Greene, Z. and McMillan, F. Accepted, in press. The independence echo: the rise of the constitutional question in Scottish election manifestos and voter behaviour. Journal of Elections, Public Opinion and Parties.
McMillan, F. 2019. Devolution, “new politics” and election pledge fulfilment in Scotland, 1999–2011. British Politics.
Brandenburg, H., Hanegraaf, M. and McMillan, F. How important are the parties’ Brexit pledges to voters? LSE Brexit.
McMillan, F. 2019. Do politicians break their promises once in government? What the evidence says. The Conversation.
McMillan, F. 2019. Do Scottish parties fulfil their campaign pledges once in power? Evidence from three governments. LSE British Politics and Policy.
Research interests and skills
My main research interest is the role of campaign promises and manifestos in political representation, public opinion and party competition. Other interests include public opinion, citizenship and Scottish politics since devolution. I have experience developing and administering survey instruments, conducting computerised text analysis of manifesto documents and coding party, media and citizen positions. I am proficient in R, particularly ggplot2.
Current postdoctoral project: CSR washing and lobbying
Little is known about the relationship between corporate political lobbying and Corporate Social Responsibility practices. Can companies use CSR credentials to gain access to policymakers? And if so, do they engage in “CSR washing” by lobbying for deregulation in spite of these credentials? In this Leverhulme Trust-funded project, we seek to examine the relationship between companies’ CSR activities and their political lobbying activities in a UK context.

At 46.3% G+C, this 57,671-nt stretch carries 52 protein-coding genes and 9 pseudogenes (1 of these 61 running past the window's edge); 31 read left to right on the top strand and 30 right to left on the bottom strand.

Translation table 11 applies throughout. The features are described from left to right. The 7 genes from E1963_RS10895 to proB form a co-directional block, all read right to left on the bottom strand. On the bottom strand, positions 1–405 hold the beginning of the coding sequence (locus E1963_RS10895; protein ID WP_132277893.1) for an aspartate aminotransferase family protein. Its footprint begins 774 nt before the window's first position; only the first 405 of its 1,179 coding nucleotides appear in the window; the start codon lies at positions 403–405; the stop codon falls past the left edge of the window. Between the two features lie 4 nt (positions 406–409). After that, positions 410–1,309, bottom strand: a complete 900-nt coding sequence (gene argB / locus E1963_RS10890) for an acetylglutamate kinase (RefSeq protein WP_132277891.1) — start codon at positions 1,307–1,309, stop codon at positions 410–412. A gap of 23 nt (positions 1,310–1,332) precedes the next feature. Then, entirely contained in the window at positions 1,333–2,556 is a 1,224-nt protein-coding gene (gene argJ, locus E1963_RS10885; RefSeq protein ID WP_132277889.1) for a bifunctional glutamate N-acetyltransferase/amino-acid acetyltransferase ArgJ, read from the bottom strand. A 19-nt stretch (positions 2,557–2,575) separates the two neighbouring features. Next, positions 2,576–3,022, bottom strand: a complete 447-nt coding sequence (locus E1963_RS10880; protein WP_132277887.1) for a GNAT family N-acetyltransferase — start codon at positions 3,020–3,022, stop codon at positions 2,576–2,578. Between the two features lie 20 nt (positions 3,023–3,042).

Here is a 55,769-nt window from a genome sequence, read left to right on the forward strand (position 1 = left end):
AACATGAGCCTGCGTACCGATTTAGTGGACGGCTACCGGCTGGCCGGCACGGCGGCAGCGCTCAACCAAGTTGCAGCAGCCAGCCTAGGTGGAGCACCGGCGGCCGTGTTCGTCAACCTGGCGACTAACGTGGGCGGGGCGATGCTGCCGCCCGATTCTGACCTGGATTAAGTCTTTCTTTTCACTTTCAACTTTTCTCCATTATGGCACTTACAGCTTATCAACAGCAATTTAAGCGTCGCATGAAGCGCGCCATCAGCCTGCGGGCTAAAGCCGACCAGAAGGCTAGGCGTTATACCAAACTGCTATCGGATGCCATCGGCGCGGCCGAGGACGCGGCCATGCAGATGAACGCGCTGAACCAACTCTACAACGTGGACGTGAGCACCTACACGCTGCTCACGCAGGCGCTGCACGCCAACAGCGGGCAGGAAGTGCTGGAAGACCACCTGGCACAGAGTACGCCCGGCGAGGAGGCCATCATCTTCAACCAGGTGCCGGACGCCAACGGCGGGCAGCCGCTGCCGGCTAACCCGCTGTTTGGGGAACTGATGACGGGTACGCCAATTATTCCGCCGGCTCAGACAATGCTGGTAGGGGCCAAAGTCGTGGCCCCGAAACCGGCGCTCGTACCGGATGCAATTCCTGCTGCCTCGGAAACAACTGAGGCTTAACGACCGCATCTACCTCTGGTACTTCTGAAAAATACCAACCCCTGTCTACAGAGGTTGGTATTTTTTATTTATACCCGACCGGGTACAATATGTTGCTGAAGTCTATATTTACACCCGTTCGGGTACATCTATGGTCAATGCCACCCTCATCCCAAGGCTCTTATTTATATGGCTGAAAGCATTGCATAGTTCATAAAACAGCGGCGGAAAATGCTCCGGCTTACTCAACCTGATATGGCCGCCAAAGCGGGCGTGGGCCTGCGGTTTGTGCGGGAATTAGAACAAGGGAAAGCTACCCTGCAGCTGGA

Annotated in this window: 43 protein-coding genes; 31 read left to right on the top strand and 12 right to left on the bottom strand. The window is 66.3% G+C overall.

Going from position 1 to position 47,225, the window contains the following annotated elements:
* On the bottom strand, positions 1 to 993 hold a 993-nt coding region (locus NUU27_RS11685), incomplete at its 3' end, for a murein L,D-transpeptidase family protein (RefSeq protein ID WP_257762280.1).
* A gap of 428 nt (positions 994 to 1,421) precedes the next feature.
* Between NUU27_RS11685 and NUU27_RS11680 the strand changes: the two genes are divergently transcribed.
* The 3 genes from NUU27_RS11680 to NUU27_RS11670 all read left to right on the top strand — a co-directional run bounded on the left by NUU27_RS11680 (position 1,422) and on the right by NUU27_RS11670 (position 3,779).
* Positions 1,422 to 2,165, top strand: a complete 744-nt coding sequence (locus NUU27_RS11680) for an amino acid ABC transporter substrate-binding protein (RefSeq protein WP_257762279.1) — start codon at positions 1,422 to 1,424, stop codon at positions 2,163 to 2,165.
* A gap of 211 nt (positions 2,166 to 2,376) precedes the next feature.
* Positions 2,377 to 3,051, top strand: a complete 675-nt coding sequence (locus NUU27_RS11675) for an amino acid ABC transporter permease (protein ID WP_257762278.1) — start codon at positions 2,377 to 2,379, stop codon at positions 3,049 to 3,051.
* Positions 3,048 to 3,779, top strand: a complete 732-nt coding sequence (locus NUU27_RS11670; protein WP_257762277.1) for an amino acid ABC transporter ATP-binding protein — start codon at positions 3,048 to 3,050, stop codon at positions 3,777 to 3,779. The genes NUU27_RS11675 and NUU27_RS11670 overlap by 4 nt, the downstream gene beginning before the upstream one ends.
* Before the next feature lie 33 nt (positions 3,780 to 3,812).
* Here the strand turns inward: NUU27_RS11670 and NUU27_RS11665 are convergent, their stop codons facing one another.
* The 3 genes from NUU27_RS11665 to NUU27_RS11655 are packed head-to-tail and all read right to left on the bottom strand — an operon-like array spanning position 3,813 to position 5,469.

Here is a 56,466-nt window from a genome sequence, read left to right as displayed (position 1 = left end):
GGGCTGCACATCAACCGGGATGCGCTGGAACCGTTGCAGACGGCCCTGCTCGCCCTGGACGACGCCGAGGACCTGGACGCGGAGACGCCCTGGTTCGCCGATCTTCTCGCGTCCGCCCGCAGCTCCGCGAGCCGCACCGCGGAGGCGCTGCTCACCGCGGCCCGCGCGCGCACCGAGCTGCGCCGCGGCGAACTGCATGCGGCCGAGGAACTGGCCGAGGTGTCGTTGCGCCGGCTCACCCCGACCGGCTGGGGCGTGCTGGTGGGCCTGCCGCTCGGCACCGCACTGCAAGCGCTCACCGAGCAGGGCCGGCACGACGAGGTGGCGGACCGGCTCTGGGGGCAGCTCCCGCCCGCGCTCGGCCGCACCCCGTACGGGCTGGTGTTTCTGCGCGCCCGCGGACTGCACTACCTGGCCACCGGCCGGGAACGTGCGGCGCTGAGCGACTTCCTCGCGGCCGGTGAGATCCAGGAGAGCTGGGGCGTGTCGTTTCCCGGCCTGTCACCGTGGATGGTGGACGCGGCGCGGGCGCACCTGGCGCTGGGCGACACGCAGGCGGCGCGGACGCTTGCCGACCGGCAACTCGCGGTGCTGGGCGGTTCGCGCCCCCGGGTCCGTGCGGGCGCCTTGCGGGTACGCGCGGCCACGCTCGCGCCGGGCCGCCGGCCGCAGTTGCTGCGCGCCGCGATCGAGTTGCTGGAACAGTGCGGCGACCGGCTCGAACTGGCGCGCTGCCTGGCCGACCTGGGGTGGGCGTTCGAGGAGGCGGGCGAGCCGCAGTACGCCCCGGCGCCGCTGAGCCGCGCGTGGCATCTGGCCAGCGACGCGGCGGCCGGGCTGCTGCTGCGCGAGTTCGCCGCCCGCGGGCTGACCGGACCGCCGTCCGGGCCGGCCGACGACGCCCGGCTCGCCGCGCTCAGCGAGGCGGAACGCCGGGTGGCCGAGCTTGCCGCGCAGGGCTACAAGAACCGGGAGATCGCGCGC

We do so by investigating the association between companies’ CSR credentials and invitations to appear before parliamentary committees at Westminster and Holyrood. We also examine what companies do with this access by using quantitative text analysis to determine the extent to which companies’ CSR credentials predict their use of CSR tropes in these hearings. This project aims to answer vital questions about the relationship between responsible capitalism and representative institutions.
Previous project: The Public Understanding of Public Service
The John Smith Centre for Public Service is a non-partisan research centre based at the University of Glasgow’s School of Social and Political Sciences. The Centre seeks to promote the value of public service, especially elected office, at a time of increasing uncertainty for representative democracy. In addition to a growing parliamentary internship programme for undergraduates at the School, the Centre launched a research project which to contribute to the scholarly understanding of public service and the British public’s views on the concept in theory and practice.